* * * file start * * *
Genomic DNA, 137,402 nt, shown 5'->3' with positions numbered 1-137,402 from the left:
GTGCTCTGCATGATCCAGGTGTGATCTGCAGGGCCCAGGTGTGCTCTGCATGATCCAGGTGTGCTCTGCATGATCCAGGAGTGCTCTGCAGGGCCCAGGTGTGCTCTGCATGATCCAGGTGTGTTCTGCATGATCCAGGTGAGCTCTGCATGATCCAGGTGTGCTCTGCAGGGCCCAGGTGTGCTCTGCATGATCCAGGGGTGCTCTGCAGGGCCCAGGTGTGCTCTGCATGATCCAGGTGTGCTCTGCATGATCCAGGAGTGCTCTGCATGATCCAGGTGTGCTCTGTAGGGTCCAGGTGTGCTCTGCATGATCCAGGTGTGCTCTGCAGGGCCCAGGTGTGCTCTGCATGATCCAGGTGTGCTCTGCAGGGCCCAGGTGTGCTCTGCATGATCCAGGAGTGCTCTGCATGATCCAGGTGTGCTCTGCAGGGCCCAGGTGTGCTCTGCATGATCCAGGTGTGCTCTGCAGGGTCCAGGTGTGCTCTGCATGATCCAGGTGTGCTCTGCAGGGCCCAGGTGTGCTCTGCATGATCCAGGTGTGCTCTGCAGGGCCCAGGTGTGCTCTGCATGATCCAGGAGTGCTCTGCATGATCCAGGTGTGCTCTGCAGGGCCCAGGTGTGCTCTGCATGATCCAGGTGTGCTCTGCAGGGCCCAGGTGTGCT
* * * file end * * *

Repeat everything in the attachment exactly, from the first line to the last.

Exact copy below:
Genomic DNA, 137,402 nt, shown 5'->3' with positions numbered 1-137,402 from the left:
GTGCTCTGCATGATCCAGGTGTGATCTGCAGGGCCCAGGTGTGCTCTGCATGATCCAGGTGTGCTCTGCATGATCCAGGAGTGCTCTGCAGGGCCCAGGTGTGCTCTGCATGATCCAGGTGTGTTCTGCATGATCCAGGTGAGCTCTGCATGATCCAGGTGTGCTCTGCAGGGCCCAGGTGTGCTCTGCATGATCCAGGGGTGCTCTGCAGGGCCCAGGTGTGCTCTGCATGATCCAGGTGTGCTCTGCATGATCCAGGAGTGCTCTGCATGATCCAGGTGTGCTCTGTAGGGTCCAGGTGTGCTCTGCATGATCCAGGTGTGCTCTGCAGGGCCCAGGTGTGCTCTGCATGATCCAGGTGTGCTCTGCAGGGCCCAGGTGTGCTCTGCATGATCCAGGAGTGCTCTGCATGATCCAGGTGTGCTCTGCAGGGCCCAGGTGTGCTCTGCATGATCCAGGTGTGCTCTGCAGGGTCCAGGTGTGCTCTGCATGATCCAGGTGTGCTCTGCAGGGCCCAGGTGTGCTCTGCATGATCCAGGTGTGCTCTGCAGGGCCCAGGTGTGCTCTGCATGATCCAGGAGTGCTCTGCATGATCCAGGTGTGCTCTGCAGGGCCCAGGTGTGCTCTGCATGATCCAGGTGTGCTCTGCAGGGCCCAGGTGTGCT